Thursday, October 29, 2009

All-Weather Friend

Yesterday was a horrible, rainy day, and during the worst part of it I had to go out. Looking out the window, it was rapidly growing dark and water was literally pouring in streams from the sky. On a day like that, the question of which bike to take did not even enter my mind: I put on my waterproof trench and grabbed Eustacia Vye.

It was raining so hard, that I felt as if I was swimming rather than cycling: I had to keep wiping water off of my face. Between the darkness and the rain, it all looked like an impressionist painting.

Nonetheless, the ride itself was quite comfortable. Eustacia remained stable and easy to maneuver even through lake-sized puddles. The brakes worked perfectly. The lights shone brightly. I felt safe in traffic despite the wet conditions and the limited visibility. Once I got used to the feeling of water running down my face, it was even fun.

There were almost no other cyclists out, and one of the few I did see had an accident right in front of me: While turning a corner, she rode over some leaves and her bicycle flipped sideways. I knew that this could happen, but have never experienced it or seen it. She was cycling slowly, and it still happened. The cyclist was not hurt (I stopped to make sure she was all right), but still - falling like that could not have been pleasant. It seems that wet leaves really are extremely slippery and it is important to avoid them, especially when cornering.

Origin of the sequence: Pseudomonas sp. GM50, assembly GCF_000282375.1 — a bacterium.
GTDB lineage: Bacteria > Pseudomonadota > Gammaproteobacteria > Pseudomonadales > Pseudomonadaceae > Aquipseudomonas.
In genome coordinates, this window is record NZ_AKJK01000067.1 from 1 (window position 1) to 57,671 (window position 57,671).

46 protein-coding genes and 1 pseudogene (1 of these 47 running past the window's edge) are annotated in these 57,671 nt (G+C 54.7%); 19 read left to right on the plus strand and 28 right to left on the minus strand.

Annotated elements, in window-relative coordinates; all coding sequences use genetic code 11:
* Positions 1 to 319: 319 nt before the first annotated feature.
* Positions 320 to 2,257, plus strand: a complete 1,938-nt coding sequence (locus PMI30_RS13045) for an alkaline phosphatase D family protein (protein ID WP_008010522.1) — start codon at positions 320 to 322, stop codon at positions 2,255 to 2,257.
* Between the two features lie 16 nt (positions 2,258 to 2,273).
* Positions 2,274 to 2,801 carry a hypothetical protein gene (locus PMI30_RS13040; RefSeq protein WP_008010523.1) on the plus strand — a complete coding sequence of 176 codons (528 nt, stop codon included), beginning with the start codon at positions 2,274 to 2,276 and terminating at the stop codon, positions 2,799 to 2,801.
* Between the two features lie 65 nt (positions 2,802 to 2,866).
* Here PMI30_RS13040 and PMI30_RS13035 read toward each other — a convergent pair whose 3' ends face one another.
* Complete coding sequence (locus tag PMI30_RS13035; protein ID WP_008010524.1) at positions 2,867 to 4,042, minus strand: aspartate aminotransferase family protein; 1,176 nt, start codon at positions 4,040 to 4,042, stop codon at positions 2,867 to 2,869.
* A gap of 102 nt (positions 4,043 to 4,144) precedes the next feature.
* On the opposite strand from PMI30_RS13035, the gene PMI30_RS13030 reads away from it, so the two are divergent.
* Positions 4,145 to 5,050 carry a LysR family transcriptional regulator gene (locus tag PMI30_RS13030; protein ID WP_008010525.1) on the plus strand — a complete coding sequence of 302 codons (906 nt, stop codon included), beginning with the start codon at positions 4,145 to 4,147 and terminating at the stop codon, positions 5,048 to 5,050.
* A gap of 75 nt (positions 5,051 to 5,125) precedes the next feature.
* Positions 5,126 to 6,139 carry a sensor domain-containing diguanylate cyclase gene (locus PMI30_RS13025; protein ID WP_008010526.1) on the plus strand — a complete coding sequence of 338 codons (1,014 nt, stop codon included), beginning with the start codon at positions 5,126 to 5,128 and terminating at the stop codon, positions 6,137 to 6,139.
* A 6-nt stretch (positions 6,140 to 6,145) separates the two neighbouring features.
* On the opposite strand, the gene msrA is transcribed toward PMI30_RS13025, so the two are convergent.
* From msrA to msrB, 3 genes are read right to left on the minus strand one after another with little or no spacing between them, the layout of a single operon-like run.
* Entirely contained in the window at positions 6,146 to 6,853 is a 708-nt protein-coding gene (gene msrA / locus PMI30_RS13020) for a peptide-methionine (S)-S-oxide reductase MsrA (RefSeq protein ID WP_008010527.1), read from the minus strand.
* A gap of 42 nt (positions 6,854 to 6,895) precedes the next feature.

The fallen cyclist was riding a diamond-frame bike, with tires that looked narrow and worn out. She expressed admiration for my Pashley and said that on a bike like that she bets this would not have happened to her. I am not so sure, as I have heard of people slipping on wet leaves and metal grates even on mountain bike tires. Still, I was acutely aware of how much of a luxury my tank of a bike was on a horrible day like this. I was comfortable, whereas the few other cyclists out there looked like they were miserable - struggling against the elements as well as their bikes' limitations.

Here we are together in the rainy darkness. Not very flattering to either of us, but it captures the mood. My true all-weather friend. I must not forget this the next time I compare her to faster and more nimble bikes.

Wednesday, October 28, 2009

I Don't Want You, But I Need You... When Bike Love Turns Irrational

Once in a while, I see a bicycle that is completely unnecessary for my lifestyle, and perhaps even impossible to ride given my skill level... And yet, that bicycle fills me with desire. Here are three bad-boys that evoke these conflicted feelings. (For maximum enjoyment, I suggest playing "You Really Got a Hold on Me" as background music.)

[Rivendell Bombadil, fitted with cream Fat Frank tires. Image from Bearded Peter]

The Bombadil is a clear-coated, lugged steel mountain bike from Rivendell. It is completely rigid (no front or rear suspension), and comes with a double-top-tube frame. I see myself as a Warrior Princess seated high over the fearsome double top-tubes and hopping over roots and rocks with wild abandon - my hair fluttering in the wind like a fiery trail and my face streaked with dirt (attractively accentuating my cheekbones)... Of course, I really should learn to at least mount and dismount a bike properly before entertaining such fantasies...